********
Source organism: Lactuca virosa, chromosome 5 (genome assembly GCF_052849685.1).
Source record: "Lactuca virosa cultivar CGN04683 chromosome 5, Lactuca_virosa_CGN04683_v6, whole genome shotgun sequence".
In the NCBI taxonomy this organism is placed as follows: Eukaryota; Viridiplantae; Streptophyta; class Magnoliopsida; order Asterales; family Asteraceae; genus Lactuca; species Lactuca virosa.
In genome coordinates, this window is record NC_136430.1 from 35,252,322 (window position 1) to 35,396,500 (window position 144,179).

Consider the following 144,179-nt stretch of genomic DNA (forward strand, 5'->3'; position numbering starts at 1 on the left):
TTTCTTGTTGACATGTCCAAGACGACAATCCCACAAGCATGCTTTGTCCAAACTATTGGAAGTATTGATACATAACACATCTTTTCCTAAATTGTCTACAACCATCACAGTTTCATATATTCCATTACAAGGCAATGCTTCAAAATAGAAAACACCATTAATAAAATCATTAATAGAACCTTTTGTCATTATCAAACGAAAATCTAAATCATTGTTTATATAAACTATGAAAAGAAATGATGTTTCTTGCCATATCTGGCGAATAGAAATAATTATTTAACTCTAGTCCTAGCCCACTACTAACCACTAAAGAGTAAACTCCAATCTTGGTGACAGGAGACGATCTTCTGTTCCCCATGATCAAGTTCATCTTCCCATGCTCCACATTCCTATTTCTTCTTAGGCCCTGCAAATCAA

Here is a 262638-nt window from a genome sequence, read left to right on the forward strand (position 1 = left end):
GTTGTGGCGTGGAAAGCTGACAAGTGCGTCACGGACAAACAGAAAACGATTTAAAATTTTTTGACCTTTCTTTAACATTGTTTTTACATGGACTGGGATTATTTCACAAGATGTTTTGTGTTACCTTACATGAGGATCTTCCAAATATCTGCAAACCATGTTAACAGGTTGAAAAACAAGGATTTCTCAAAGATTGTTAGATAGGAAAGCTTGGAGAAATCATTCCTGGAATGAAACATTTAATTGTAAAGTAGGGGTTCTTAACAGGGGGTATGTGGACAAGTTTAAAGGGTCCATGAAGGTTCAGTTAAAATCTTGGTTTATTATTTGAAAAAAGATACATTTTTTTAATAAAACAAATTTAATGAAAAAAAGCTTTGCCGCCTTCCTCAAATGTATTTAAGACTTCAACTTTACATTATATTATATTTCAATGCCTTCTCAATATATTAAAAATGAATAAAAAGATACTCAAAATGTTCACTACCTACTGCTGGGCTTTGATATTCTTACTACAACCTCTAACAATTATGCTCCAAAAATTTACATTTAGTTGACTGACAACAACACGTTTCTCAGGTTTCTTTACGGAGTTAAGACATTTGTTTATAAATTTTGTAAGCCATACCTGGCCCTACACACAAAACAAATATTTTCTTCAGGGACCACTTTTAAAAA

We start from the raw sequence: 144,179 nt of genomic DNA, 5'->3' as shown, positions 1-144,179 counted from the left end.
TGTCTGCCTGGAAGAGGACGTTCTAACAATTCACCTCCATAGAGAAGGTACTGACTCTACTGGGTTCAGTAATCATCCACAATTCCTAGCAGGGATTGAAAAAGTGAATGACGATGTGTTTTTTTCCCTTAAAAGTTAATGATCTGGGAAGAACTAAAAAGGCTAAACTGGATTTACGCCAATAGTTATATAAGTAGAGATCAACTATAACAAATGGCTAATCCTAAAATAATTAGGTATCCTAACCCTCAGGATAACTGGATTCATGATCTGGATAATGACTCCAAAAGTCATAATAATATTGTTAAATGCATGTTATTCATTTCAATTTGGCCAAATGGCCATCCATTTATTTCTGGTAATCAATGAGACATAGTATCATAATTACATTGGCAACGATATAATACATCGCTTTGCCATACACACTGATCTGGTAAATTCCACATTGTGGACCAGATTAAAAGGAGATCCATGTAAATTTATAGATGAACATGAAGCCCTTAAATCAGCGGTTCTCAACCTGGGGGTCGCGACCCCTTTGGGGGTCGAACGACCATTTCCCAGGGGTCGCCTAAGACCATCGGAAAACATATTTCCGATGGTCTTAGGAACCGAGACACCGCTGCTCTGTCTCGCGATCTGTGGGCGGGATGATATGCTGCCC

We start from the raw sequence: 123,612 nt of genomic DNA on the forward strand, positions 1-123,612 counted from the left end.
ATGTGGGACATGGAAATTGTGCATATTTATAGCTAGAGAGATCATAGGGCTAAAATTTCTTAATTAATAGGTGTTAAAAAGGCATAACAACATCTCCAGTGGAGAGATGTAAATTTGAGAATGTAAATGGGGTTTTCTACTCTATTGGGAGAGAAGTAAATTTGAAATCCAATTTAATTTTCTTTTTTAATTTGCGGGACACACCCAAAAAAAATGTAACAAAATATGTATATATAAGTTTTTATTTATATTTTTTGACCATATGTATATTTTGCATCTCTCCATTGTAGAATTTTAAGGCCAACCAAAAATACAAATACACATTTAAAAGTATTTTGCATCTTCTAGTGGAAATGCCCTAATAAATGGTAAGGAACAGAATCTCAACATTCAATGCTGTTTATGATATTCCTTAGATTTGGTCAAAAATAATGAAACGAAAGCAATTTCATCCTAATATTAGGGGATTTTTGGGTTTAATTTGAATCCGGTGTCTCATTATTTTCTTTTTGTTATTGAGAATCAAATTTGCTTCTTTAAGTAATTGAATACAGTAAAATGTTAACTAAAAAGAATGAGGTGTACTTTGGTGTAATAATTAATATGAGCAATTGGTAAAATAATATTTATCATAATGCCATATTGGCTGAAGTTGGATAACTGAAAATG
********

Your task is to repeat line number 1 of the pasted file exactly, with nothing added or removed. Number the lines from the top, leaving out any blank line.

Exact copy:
Source organism: Lactuca virosa, chromosome 5 (genome assembly GCF_052849685.1).